My second observation was an interview with my friend Max who personally attends this church. Yes, this is actually a different person than me. There are just a lot of gay Maxes. Max described to me growing up in this church and how it’s always been on the forefront of progressiveness. Although being the second largest Christian organization after Catholicism, the entire University United Methodist foundation is fairly accepting. In recent years, many splinter groups from the organization have formed because of how progressive it has grown. And this just shows how different it is, that the splinter groups are the ones stuck in the past.

In the future, should someone wish to replicate my research question. I would suggest interviewing a church leader of some sort to get a better look into the church ideology and mission. Plus, obviously an in-person service would be much more useful. Provided that it is safe.

My observations and research have led me to believe that my initial skepticism was unfounded. My hypothesis was simply wrong. These churches are not lying, they are actually accepting of queer people and are a home to many. The church I attended for my observations even has an out-and-proud lesbian minister. That is admittedly still a little mind-boggling to me. I don’t like being proved wrong, but I was.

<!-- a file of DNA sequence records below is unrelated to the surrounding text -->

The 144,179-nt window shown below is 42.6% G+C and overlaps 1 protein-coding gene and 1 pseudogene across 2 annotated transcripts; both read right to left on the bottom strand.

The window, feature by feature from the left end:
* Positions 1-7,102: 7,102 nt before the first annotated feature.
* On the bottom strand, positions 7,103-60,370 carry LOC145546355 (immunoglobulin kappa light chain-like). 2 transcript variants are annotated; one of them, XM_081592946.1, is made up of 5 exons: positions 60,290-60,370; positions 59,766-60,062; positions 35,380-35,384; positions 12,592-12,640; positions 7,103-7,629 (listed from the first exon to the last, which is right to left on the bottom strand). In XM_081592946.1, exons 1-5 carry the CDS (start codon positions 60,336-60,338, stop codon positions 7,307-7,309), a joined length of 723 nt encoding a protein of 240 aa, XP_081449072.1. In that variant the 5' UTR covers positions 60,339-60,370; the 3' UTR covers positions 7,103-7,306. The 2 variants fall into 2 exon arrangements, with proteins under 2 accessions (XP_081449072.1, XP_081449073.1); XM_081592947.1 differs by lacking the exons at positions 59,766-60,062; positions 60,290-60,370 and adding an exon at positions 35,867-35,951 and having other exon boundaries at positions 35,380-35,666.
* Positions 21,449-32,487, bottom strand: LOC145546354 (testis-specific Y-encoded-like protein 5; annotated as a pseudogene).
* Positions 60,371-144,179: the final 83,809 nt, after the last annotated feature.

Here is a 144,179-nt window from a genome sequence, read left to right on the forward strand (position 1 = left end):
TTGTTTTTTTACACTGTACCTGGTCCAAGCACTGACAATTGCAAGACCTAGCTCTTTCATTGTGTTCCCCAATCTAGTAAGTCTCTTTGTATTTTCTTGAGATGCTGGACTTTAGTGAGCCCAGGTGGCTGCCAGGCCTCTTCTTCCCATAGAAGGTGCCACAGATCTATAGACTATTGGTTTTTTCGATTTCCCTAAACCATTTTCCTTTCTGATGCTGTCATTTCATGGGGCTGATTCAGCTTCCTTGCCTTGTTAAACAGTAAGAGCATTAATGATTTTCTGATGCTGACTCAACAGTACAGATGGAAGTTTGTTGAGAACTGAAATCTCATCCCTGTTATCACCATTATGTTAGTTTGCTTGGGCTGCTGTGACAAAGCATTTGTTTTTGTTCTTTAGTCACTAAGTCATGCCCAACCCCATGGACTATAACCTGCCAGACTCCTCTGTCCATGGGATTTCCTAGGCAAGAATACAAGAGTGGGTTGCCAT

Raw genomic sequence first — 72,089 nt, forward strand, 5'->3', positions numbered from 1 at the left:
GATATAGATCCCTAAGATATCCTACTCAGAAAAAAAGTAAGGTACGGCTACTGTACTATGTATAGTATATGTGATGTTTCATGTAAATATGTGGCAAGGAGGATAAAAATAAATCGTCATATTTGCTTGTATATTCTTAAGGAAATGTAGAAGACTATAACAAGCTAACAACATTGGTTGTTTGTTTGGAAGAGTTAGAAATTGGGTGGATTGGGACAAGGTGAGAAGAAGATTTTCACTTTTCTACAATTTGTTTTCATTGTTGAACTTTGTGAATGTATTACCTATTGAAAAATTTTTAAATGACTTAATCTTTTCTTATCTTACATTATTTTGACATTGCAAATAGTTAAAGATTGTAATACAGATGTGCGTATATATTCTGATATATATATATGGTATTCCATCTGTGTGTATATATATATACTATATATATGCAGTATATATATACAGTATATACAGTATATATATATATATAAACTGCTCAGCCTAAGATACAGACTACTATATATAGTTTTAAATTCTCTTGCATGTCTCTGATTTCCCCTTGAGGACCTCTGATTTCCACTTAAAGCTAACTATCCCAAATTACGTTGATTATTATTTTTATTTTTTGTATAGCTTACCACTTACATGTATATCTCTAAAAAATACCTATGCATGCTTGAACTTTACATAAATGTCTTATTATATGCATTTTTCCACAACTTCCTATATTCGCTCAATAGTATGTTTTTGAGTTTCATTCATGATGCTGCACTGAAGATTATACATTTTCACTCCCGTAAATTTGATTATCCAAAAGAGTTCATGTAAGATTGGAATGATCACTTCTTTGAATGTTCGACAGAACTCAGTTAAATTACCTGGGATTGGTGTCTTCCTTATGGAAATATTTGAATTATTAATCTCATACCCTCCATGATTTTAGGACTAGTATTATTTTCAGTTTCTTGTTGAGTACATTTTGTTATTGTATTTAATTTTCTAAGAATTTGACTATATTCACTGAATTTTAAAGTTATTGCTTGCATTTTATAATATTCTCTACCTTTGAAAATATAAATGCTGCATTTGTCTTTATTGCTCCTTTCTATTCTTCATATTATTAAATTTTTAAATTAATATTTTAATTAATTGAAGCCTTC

Barringer, M. (2016) Happily religious: the surprising sources of happiness among lesbian, gay, bisexual, and transgender adults. Sociological Inquiry / Volume 87, Issue 1

White H. (2015) Reforming Sodom: Protestants and the rise of gay rights The University of North Carolina Press; Chapel Hill

Goodstein L. (2015) Evangelicals Open Door to Debate on Gay Rights; Debating Bible Verse on Homosexuality The New York Times

Anderson M. (2020) United Methodist Church Announces Proposal to Split Over Gay Marriage N.P.R.

Image from free Google for fair use